I spend less than $50/year (now, as I have a considerable stash built up over the years) on plastics, about the price of ONE alum (injection) mold. I would never see a savings on my plastics if I started pouring my own now, especially since I have a fishing partner that can pour me just about any bait I want in any color I need and get it to me within 24 hours.

But who knows - you're a lot younger and this could turn in to a sideline business for you. But it will take a long time to recover your investments and start actually saving/making money, either way. If you want to do it as a hobby and the satisfaction of catching fish on baits you made, that's one thing and will be an immediate reward, but trying to save money by pouring your own will take much longer to realize.

Back to the equipment - you can cut some of the start up costs by using the silicone molds and hand pouring. Hand pouring is tedious work, and the quality of a bait hand poured in silicone is less than a hand pour in an alum. mold which is less than an a bait done in an alum. injection mold. Depends on what you want in the quality department, ease of production and consistancy of your baits. Bottom line from my perspective - making your own is a satisfaction issue, not a money saver in most circumstances.
Lots of good info here sounds like you've got some experience. Thanks, maybe a little side business would fun! Start up with definitely be allot higher though.

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If you just want to screw around you can make molds out of plaster (just use baits you already have) and then clear coat them. one sided molds are real easy to make but you can make two sided ones but they are a little harder. I make trailers for jigs like this. I just remelt or plastics (do this outside and wear a mask!) Its just something to screw around with deffinatly not the best route. If you want more details let me know.
Making my own molds sounds like a great idea... plaster's not expensive at all. Using the plastic from old torn up factory baits an melting them down to make my own sounds like a GREAT idea. How do ya go about doing that?
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Old 07-28-11, 02:10 PM   #16
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You should check Spike-It.com for less expensive plastisol.Also check the forums at Caney Creek Molds and Tackleunderground, they give some great advice.I just recently started pouring myself.
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Old 07-28-11, 02:13 PM   #17
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Spike-It will send you 8oz. samples for free just give them a call and ask for samples.
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Old 07-28-11, 02:52 PM   #18
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This should get ya started. once you've got a basic mold you can tweek it with a dremel or files to your liking. I like to line mine with a 2 part epoxy, it will make the the baits release better and make the mold last. http://www.tacklemaking.com/default.php?pageID=52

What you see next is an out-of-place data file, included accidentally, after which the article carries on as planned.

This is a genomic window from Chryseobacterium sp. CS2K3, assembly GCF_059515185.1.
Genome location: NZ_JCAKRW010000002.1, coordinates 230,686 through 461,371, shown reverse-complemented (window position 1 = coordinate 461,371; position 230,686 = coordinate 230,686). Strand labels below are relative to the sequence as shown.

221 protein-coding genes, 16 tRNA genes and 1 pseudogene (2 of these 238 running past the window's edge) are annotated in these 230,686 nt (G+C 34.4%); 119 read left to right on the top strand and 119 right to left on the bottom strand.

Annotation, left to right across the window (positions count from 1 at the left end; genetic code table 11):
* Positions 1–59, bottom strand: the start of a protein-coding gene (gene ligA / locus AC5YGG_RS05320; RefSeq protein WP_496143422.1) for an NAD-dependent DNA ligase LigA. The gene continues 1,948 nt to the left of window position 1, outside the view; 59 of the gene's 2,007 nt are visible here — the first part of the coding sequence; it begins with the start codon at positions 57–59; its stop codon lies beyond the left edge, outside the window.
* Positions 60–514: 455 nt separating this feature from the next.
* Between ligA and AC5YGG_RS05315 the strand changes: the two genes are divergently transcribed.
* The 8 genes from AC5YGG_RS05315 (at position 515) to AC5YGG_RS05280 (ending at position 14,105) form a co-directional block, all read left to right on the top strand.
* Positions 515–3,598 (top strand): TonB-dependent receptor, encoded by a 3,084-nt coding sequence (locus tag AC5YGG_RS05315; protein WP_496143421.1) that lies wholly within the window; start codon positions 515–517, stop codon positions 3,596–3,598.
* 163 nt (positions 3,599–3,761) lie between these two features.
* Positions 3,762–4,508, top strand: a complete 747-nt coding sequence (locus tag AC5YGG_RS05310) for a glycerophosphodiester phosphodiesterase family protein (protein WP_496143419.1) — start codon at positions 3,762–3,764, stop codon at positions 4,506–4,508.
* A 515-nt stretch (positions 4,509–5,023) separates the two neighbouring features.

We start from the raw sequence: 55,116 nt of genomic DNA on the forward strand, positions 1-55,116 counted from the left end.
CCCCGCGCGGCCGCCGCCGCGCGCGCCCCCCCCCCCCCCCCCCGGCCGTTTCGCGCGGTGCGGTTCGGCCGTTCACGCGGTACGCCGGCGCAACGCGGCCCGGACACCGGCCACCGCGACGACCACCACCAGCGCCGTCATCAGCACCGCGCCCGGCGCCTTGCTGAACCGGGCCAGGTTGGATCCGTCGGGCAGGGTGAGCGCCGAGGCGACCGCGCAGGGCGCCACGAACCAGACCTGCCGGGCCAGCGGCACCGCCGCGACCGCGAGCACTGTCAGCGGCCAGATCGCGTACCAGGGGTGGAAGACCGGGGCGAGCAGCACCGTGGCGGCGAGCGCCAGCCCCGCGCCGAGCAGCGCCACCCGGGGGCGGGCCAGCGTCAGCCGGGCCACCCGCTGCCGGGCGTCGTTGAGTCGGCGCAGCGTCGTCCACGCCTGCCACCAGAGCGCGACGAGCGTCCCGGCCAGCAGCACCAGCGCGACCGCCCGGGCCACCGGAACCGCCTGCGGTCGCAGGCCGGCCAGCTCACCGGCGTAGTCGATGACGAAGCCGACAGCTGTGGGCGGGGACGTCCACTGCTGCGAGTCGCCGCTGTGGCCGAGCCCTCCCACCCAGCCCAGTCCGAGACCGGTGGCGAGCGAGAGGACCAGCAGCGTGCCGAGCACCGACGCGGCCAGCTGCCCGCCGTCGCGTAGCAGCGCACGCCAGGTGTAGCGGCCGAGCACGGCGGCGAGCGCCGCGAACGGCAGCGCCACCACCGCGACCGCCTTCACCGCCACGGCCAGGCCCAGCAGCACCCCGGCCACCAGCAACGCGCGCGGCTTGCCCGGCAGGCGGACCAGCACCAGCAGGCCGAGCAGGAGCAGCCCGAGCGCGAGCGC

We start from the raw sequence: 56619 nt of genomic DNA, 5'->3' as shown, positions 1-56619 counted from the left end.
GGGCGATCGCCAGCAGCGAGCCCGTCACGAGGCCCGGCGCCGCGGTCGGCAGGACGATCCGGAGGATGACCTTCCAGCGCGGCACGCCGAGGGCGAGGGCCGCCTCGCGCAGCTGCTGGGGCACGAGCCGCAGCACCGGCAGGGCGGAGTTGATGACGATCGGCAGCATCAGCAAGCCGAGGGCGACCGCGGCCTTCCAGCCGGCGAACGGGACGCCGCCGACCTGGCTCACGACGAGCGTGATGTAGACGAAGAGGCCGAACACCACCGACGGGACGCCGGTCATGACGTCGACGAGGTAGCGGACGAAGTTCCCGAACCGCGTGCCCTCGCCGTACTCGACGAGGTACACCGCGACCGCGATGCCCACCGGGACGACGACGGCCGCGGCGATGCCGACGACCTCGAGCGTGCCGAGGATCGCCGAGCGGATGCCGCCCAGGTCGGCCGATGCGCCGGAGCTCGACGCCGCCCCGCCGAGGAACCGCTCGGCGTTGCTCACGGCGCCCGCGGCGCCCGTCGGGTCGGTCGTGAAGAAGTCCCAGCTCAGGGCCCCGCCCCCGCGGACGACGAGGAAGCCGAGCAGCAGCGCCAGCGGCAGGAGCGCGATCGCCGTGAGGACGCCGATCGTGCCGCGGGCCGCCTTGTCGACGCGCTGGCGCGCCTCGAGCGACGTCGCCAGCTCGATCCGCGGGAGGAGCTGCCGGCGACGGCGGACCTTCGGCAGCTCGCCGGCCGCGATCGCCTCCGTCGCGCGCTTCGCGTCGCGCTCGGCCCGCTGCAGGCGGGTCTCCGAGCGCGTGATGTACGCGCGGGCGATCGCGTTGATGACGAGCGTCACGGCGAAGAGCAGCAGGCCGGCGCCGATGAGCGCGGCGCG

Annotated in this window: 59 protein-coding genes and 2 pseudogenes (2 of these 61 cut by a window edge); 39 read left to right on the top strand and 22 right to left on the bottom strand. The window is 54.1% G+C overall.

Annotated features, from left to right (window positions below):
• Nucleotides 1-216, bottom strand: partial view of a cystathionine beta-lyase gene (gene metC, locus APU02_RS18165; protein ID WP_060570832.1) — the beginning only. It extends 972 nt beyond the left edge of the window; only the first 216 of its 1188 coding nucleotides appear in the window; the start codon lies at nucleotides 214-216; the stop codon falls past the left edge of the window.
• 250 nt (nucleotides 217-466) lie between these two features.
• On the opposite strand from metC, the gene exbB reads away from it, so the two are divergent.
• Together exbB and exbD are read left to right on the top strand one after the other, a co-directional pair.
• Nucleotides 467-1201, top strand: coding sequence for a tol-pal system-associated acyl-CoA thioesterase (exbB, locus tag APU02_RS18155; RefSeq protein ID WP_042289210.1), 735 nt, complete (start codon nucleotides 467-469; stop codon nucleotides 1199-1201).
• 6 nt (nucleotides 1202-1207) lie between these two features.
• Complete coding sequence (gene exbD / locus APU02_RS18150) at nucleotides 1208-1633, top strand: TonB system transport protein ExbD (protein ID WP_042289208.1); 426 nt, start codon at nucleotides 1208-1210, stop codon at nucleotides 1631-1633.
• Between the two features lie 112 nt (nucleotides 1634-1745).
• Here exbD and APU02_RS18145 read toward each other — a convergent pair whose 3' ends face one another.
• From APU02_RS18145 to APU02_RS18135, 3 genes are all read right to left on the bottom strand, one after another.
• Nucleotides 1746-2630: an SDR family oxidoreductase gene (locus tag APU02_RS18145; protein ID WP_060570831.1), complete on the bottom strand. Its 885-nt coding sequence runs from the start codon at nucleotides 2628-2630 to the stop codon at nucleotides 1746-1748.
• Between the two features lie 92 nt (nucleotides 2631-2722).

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Old 07-28-11, 03:58 PM   #19
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This should get ya started. once you've got a basic mold you can tweek it with a dremel or files to your liking. I like to line mine with a 2 part epoxy, it will make the the baits release better and make the mold last. http://www.tacklemaking.com/default.php?pageID=52
Thanks for the link. Looks simple enough. The part I'm kinda confused on is the part were you make a clay lure to form the area were you pour the plastic. Do you just form what ever looks good out of clay? Seems like it would work for straight tail worms, but not for beavers, or creature baits. Could I just use the original lure to form the mold rather then the clay?

The 2 part mold looks pretty cool. I'll wait untill I've mastered the one part before I do the 2 part!

What kinda pastisol do you use Mr.Musky?

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Spike-It will send you 8oz. samples for free just give them a call and ask for samples.
Thanks, I'll make sure to do that if I decide to go through with this.

Edit: Looks like I wont be ordering from the, 17 bucks for shipping?!?! Absolutely outrageous.
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Old 07-28-11, 06:35 PM   #20
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If your interested in making your own baits....plastics, hard baits or wire baits, I highly recommend that you check out the forums at www.tackleunderground.com

Those folks know all there is to know about making your own baits, and they are very helpfull to the newbies...especially if you've been using their "search" feature before ya start asking questions...lol.

Not to mention they are all the time selling used molds and stuff like that.....they are worth checking out.
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Old 07-28-11, 08:47 PM   #21
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I dont do the clay thing. i just use what ever lure im gonna mold as the "positive" imprint in the mold in other words pour your plaster them sink your "factory" bait into the paster and wait for it to set up then pull it out. wa la! mold! good luck bud. oh yeah i just melt old plastic (old colman stove and a crappy aluminum pot). this is just more of a goofing around thing than anything serious.
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Old 07-29-11, 12:25 AM   #22